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Nvidia ruled the top-end graphics card market for a long period of time but history teaches us that no rule is permanent. The announcement of the Radeon HD 3870 X2 was the first blow at Nvidia’s position showing that two inexpensive GPUs installed on one PCB could challenge one higher-class GPU. The blow didn’t prove fatal due to the drawbacks typical of multi-chip graphics solutions. However, the reduction of the price of the Radeon HD 3870 X2 made it a peril to the GeForce 9800 GTX, the last and the fastest single-chip graphics card based on the G92 core.

On June 25, ATI introduced the new generation of the Radeon HD architecture. That was a heavier blow. The GeForce 9800 GTX was defeated by the modest Radeon HD 4850, a mainstream product costing a mere $199. Nvidia’s countermeasures smelled of despair: the developer cut the price of the GeForce 9800 GTX from $299-349 to $199 and announced the GeForce 9800 GTX+, a card with increased clock rates. The higher clock rates of the “plus” version (738/1836MHz as opposed to 675/1688MHz of the ordinary version) may make the card more competitive against the Radeon HD 4850 but what about the Radeon HD 4870? Its potential is so huge that, according to Diamond Media, it can challenge Nvidia’s flagship GeForce GTX 280 if overclocked well enough!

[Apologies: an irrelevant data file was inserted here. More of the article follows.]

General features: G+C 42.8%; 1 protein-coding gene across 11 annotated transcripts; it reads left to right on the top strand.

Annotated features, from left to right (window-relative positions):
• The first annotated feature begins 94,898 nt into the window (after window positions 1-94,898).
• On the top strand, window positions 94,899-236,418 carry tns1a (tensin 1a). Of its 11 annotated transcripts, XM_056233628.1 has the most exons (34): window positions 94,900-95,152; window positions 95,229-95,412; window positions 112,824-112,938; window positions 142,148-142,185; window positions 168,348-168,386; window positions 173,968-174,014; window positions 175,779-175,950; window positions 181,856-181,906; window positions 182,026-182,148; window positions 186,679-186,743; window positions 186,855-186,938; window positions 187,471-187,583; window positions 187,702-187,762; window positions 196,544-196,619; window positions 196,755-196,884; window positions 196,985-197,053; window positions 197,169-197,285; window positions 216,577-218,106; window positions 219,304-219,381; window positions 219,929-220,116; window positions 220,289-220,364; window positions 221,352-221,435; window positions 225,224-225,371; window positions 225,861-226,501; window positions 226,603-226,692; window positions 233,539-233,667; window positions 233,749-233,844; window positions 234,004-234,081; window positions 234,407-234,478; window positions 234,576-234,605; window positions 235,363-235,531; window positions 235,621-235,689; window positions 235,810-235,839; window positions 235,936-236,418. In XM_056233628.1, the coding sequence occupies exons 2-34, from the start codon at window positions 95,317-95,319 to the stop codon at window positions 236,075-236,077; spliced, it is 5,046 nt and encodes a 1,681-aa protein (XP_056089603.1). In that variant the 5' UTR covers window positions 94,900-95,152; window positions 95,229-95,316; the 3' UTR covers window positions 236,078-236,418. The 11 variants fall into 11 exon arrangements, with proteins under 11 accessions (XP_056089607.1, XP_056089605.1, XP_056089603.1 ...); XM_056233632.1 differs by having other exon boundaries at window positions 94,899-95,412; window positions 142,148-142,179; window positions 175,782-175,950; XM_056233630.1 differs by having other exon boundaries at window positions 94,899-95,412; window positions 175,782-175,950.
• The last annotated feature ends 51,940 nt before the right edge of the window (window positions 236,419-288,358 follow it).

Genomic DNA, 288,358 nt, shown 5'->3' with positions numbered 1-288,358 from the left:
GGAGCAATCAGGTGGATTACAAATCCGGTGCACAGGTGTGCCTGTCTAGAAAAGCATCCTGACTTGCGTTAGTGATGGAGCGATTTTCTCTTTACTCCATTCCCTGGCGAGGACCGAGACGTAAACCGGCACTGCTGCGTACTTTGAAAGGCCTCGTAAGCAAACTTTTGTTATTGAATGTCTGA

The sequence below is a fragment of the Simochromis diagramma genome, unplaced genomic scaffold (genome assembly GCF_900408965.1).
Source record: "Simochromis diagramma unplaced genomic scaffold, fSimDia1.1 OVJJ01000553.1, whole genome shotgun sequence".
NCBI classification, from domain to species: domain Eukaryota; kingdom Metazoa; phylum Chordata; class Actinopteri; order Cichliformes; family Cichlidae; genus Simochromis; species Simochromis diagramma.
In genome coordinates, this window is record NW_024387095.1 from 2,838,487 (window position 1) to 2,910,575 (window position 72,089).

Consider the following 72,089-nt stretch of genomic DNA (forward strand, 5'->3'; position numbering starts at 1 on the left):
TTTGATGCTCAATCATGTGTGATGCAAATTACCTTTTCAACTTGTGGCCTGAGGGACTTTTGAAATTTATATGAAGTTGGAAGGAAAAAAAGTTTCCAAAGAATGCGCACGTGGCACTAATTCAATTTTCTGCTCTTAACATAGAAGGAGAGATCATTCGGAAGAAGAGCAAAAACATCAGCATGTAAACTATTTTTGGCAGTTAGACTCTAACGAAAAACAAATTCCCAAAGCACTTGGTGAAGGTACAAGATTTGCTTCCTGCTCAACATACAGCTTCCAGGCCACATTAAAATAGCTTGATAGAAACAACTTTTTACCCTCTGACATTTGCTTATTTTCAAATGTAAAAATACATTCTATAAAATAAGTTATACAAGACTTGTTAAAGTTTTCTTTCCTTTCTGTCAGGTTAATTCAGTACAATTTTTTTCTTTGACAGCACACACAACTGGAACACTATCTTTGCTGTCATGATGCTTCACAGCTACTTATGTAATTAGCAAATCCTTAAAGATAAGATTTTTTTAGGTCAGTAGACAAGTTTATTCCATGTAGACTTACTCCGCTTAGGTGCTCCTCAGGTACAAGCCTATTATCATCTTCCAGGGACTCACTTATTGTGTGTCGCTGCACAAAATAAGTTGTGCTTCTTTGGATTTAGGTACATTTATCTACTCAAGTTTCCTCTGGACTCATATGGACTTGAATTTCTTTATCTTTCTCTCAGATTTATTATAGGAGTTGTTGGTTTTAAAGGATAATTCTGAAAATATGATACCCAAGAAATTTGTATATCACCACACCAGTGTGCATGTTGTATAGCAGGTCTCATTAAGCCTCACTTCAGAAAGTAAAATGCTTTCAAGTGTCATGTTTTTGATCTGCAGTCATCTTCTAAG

So the question is if overclocking the GeForce 9800 GTX can ensure a stable advantage over the Radeon HD 4850 and make the card competitive to the Radeon HD 4870? To answer this question in this review we will modify our GeForce 9800 GTX in order to control the GPU voltage and overclock the GPU frequency to the maximum.

Of course, this overclocking method is unreliable and even dangerous for the card but it will help us see the full potential of G92-based cards. This information may be useful for people who have or are going to have a GeForce 9800 GTX, Radeon HD 4850 or Radeon HD 4870.

 
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